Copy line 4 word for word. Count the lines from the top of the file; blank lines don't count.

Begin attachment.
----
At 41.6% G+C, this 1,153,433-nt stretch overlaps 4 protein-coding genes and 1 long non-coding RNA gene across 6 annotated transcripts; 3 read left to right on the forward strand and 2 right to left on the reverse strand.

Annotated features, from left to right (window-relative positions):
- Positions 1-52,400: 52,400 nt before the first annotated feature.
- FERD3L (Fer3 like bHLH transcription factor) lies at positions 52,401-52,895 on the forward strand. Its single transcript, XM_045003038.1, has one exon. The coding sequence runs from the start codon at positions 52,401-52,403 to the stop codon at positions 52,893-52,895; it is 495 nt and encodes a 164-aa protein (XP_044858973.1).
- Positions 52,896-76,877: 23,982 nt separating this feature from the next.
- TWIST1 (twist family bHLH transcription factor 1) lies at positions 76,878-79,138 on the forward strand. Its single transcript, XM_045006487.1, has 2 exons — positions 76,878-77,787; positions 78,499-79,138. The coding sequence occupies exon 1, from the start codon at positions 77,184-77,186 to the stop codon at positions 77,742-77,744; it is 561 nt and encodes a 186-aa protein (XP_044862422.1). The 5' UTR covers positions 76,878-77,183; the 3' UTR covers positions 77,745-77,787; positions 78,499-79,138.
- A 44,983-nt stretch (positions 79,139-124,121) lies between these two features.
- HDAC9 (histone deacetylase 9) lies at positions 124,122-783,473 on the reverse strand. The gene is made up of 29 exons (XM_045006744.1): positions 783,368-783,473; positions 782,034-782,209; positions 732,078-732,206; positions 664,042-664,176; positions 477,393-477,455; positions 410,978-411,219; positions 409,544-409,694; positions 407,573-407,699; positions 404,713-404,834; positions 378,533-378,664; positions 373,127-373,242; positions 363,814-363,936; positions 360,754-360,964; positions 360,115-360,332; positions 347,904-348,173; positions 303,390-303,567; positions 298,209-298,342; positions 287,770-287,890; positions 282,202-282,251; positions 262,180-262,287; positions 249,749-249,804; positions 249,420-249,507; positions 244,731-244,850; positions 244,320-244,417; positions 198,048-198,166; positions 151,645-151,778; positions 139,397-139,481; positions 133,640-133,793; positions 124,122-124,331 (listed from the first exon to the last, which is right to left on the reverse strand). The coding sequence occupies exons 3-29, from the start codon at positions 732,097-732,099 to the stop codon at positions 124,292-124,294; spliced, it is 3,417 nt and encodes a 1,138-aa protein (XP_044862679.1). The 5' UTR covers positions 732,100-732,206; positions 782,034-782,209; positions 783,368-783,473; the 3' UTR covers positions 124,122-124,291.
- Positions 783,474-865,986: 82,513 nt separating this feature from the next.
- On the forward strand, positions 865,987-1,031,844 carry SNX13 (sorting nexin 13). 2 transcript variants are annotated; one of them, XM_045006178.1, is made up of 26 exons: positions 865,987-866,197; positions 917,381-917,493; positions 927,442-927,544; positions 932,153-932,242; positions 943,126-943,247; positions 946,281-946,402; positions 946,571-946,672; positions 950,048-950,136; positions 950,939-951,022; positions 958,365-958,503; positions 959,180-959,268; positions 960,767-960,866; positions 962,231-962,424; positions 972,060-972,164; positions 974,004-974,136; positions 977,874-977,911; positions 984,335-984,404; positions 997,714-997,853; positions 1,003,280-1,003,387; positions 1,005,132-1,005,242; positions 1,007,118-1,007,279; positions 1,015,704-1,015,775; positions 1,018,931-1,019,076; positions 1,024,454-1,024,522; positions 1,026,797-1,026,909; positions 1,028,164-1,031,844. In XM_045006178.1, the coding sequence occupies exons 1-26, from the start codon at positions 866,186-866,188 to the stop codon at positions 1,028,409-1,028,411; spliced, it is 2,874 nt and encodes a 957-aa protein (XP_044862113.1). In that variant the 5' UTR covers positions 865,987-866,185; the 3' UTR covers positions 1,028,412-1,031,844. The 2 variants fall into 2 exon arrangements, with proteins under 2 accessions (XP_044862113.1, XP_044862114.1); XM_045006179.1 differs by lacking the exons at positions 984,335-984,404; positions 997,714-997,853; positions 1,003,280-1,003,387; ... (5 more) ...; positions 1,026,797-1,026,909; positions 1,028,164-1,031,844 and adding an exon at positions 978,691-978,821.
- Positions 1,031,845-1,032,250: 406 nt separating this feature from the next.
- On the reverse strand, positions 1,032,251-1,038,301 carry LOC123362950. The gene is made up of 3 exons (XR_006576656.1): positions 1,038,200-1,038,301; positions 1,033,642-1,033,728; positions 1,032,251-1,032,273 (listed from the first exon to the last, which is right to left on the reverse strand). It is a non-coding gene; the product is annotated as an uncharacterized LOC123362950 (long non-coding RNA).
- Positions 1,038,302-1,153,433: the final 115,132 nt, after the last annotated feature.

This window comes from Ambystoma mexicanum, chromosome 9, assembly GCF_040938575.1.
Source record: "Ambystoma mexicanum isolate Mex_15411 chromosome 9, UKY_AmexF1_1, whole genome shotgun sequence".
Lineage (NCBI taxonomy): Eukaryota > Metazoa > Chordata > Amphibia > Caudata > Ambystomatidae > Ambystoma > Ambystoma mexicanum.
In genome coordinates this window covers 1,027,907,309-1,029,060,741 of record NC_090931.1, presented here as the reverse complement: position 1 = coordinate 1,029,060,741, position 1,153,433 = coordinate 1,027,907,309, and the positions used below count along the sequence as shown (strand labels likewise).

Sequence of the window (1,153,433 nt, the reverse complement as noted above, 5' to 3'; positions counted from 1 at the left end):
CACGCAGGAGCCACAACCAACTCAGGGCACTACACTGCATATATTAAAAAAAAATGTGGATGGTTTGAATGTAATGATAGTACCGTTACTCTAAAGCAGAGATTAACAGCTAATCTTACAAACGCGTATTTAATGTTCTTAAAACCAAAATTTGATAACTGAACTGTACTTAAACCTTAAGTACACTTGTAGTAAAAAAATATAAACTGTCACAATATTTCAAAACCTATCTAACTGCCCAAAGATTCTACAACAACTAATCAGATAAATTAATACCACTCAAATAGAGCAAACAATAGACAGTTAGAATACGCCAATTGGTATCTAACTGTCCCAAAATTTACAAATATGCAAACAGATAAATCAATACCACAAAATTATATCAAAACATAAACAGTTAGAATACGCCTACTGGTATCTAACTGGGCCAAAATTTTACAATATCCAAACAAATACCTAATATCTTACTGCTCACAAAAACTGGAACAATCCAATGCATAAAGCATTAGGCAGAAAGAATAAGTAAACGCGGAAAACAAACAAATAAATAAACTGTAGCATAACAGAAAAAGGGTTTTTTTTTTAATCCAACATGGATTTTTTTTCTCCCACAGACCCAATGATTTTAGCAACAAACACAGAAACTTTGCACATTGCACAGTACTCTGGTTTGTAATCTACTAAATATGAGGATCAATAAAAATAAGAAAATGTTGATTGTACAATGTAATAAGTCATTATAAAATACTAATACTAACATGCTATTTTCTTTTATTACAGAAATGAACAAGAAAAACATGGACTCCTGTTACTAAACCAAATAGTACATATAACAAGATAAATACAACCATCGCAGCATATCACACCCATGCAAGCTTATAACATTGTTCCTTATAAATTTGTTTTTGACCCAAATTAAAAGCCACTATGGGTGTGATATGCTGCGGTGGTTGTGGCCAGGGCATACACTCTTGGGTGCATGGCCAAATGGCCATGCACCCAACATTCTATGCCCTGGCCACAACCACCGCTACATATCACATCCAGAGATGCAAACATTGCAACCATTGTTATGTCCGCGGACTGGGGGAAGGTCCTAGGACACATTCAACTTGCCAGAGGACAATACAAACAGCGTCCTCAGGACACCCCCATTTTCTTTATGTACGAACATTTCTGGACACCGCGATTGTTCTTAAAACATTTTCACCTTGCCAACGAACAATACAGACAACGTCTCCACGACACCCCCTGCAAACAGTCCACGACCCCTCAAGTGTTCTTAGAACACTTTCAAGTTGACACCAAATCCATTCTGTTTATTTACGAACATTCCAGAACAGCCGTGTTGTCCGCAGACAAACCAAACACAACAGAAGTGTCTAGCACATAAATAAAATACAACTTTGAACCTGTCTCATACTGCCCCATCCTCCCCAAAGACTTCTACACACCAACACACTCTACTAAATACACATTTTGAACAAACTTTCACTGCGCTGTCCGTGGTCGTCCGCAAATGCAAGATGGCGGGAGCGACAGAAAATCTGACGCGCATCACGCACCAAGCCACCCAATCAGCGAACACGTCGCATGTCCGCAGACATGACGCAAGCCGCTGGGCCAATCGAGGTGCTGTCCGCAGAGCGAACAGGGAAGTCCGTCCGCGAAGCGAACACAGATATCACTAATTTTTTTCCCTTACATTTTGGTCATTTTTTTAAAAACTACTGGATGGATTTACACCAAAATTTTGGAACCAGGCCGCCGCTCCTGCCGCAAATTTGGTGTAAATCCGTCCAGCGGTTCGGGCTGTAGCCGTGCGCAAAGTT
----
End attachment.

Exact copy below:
- FERD3L (Fer3 like bHLH transcription factor) lies at positions 52,401-52,895 on the forward strand. Its single transcript, XM_045003038.1, has one exon. The coding sequence runs from the start codon at positions 52,401-52,403 to the stop codon at positions 52,893-52,895; it is 495 nt and encodes a 164-aa protein (XP_044858973.1).